SAMsARA Vintner/Owner and WSET Level 4 Diploma holder, Dave Szkutak, wants nothing more than to rid the world of unsafe wine storage conditions. Why? Because there is nothing worse than patiently waiting for a wine to mature, only to open it and find it’s been poorly cared for. Here is Dave’s rule for how to store wine at home: Find a place that is consistently cool, dark, and away from vibration.
Off the bat, storing wine on top of the refrigerator, or anywhere in the kitchen for that matter, is basically the worst place to store your wine, even in the short term. Your kitchen has wild daily temperature fluctuations, is usually one of the lightest/brightest rooms in the house, the top of the fridge is especially warm, AND even the best refrigerators will vibrate ever so slightly. If your bottles are on top of the fridge, move them ASAP!
Did you know that storing wine at temperatures higher than 70°F will age a wine more quickly than is usually desirable? And if it gets much hotter than 70°F, your wine may actually cook, resulting in flat aromas and flavors.
What is the best temperature to store wine? The ideal temperature range for wine storage is between 45°F and 65°F (we store at 55°F). Warmer storage can denature proteins in the wine and lead to those dreaded “cooked” flavors. To illustrate, a wine cellared at 73°F will age (depending on the wine) eight times faster than one stored at 55°F.
Interestingly, what is even worse for wine than being stored outside of its ideal temperature band is fluctuation in storage temperature. In fact, fluctuations exacerbate the negative effects of heating the wine by allowing air/oxygen into your bottles. Imagine this: As your storage environment warms up, the wine (and air) inside your bottles warms up and expands, either pushing out the cork ever so slightly or pushing some of the air/wine past the cork. Conversely, as your storage environment cools, the contents of the bottle will contract, drawing air/oxygen into the bottle. Over many temperature fluctuations, quite a bit of outside air can actually replace the evaporating wine. This leads to the low fill level or ullage seen in older wines, and the oxidized flavor of others.
Since oxygen, and therefore oxidation, is the single most damaging thing for wine, bottles that have undergone repeated temperature cycling tend to lose their freshness (at best) or get totally skunked. For wine to age gracefully and appropriately, temperature fluctuations must be minimized in both magnitude and frequency. Fluctuations of even just 3°F can be very damaging if they occur on a daily basis!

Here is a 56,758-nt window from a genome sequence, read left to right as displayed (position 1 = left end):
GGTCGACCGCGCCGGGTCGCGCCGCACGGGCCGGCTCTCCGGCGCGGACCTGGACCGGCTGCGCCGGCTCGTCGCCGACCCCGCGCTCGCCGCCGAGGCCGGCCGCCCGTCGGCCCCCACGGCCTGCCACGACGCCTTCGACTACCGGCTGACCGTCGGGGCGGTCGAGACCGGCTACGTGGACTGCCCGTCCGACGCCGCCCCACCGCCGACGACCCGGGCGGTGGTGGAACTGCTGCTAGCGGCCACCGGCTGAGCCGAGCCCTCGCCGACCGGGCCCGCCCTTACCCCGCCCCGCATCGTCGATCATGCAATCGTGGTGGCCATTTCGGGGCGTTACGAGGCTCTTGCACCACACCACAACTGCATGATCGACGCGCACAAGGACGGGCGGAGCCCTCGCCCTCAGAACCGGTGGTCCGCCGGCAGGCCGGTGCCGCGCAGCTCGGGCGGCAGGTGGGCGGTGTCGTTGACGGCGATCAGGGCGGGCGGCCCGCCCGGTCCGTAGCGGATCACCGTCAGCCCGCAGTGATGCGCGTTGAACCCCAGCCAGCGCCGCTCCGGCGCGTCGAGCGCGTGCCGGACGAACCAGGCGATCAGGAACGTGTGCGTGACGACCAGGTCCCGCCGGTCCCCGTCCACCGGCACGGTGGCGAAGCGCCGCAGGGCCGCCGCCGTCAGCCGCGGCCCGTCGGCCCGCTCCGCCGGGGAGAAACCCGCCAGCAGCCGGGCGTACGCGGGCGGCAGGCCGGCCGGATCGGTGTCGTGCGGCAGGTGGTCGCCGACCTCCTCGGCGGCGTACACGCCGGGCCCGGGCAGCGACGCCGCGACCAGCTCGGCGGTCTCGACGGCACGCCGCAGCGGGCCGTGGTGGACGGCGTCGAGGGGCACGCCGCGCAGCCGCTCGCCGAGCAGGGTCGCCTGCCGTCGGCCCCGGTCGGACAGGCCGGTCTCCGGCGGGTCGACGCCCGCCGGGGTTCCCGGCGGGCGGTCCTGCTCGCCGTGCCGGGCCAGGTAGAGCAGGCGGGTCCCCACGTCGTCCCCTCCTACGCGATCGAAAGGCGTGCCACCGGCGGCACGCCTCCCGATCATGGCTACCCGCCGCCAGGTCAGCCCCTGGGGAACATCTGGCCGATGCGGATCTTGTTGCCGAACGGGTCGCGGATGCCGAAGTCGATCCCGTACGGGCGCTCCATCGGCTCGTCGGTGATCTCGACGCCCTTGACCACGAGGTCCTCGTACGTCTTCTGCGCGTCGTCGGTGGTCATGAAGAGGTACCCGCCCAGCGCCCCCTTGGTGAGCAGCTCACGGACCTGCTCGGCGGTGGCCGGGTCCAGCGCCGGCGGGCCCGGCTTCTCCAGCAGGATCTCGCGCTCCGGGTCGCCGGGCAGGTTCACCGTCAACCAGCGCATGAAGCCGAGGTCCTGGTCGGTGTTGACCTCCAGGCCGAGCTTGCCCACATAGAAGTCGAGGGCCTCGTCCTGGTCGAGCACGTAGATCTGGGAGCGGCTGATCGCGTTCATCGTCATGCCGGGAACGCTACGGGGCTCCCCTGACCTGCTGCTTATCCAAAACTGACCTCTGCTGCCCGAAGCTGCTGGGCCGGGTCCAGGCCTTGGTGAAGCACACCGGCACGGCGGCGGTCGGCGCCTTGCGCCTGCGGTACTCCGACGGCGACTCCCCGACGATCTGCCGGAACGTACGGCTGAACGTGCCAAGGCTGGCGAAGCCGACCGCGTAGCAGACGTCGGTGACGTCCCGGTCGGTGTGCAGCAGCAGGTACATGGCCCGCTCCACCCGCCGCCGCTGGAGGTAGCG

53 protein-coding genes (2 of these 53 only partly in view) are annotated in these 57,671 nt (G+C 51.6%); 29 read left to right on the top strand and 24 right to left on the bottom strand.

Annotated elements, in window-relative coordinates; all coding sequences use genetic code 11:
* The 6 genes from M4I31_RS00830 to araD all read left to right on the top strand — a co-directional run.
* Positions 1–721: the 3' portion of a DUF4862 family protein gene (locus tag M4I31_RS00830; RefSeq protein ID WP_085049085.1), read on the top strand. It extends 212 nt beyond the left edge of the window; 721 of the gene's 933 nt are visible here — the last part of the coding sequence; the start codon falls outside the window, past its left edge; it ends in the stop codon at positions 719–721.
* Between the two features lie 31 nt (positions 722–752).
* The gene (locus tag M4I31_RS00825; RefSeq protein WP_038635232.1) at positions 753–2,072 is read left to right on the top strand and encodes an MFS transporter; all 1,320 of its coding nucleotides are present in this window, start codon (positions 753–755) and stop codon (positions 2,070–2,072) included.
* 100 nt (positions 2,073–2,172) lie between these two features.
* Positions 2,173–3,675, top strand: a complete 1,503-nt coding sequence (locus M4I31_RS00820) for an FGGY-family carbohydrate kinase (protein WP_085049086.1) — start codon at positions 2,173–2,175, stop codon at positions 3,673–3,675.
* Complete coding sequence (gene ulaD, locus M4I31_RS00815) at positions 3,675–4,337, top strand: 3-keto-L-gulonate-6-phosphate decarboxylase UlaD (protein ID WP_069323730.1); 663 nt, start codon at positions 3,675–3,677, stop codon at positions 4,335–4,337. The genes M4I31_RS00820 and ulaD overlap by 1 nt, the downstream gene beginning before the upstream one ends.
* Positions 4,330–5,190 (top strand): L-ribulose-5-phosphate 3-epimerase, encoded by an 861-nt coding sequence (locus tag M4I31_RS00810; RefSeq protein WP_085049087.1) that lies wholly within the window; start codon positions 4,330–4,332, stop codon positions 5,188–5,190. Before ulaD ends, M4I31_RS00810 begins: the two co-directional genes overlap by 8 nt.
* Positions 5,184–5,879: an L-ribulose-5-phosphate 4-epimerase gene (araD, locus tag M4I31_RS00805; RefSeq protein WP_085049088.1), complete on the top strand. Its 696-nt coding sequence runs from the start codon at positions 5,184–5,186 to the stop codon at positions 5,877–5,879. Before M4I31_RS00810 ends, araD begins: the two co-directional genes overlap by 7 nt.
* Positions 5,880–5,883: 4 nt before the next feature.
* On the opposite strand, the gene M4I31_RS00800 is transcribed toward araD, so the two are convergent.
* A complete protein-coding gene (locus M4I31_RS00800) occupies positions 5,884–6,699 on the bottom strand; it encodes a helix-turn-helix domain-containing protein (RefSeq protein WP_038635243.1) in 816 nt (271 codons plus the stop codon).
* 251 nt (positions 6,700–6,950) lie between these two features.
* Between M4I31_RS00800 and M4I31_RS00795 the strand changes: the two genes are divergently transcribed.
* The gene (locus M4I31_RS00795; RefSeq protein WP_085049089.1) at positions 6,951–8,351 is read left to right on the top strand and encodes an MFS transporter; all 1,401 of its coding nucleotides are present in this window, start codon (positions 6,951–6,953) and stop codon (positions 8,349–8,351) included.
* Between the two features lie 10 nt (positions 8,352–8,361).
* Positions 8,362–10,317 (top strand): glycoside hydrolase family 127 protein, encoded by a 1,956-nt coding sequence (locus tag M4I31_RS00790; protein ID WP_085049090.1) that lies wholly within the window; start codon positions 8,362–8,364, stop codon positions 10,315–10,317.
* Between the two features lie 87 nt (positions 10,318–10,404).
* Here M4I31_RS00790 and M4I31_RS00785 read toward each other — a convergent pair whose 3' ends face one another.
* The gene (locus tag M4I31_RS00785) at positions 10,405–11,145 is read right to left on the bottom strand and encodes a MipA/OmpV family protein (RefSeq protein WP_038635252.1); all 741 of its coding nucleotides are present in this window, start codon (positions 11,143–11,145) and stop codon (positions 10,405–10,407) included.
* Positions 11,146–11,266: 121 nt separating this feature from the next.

The ultraviolet rays (from the sun or even fluorescent/halogen light) degrade and prematurely age wine by activating chemicals that change a wine’s flavor and structure. UV rays agitate the naturally occurring riboflavin (Vitamin B2) and pantothenic acid (Vitamin B5) in wine making them reactive with naturally present amino acids. The reaction, called “light strike”, yields sulfur-containing compounds that we can smell even at very low levels. Gross!
Colored glass bottles actually provide a small barrier from UV rays. However, just 3 hours of sun exposure is all it takes for wine damage to occur in clear bottles. Wine in green bottles takes only 18 hours. Knowing this may make you consider not only where you store your wine, but where your local retailer stores the wine you buy!
Always Quiet (& Free From Vibration)
Why should I keep my wine in a vibration free zone? Wine experts have two theories about why vibration ruins wine: sediment and chemical reactions.
According to the sediment theory, as a wine ages, solid matter in the wine naturally settles out of the liquid. When a wine experiences constant or frequent vibration, the liquid and sediment contained within, is continually agitated and doesn’t have the opportunity separate out from the rest of the wine, altering its flavor. This is why many collectors will allow wines to sit upright and undisturbed for a few days wines before drinking them; they want the sediment to settle to the bottom of the bottle.
There is also the theory that vibrations will cause changes in the chemistry of your wine. Vibration is thought to cause an increase in refractive index, propanol, and isoamyl alcohol alongside a decrease in tartaric acid, esters, and succinic acid: The increase in specific alcohols causes the wine to become sweeter and less aromatic (with a smell similar to cooked potatoes), and produce high levels of acetone (causing a fuel-like smell), while the decrease in tartaric acid, esters, and succinic acid causes the wine to look and taste dull and less like wine. No bueno!The good news is avoiding vibrations should be a pretty straightforward task. Don’t store your wine on or in anything that vibrates! This means the washing machine, clothes dryer, dishwasher and refrigerator are off limits. On top of stereo equipment of a guitar amp is probably not good either, but you already knew that . . .
Our Lompoc Wine Storage FacilityAt SAMsARA not only do we believe in extended barrel aging so that our wines are ready to drink when release, but we also are meticulous in our wines once bottled. We age our bottled wines in a warehouse dedicated solely to wine storage in Lompoc, CA. Our climate controlled facility (cool) windowless (dark) facility is far from busy streets, highways, and rail lines (quiet, vibration-free ) provides ideal conditions for wines to rest comfortably. There they sit, some as old as the 2002 vintage, until we decide to bring them to our tasting rooms or until shipment to a customer.
Heat, light, temperature fluctuation and vibration can have a negative on wines that are not adequately protected from these damaging elements. Even if you don’t have access to specialized space or equipment to keep wines “perfectly cellared”, do your best to mitigate these damaging negative influences and your wines will be in better condition when you’re ready to enjoy them.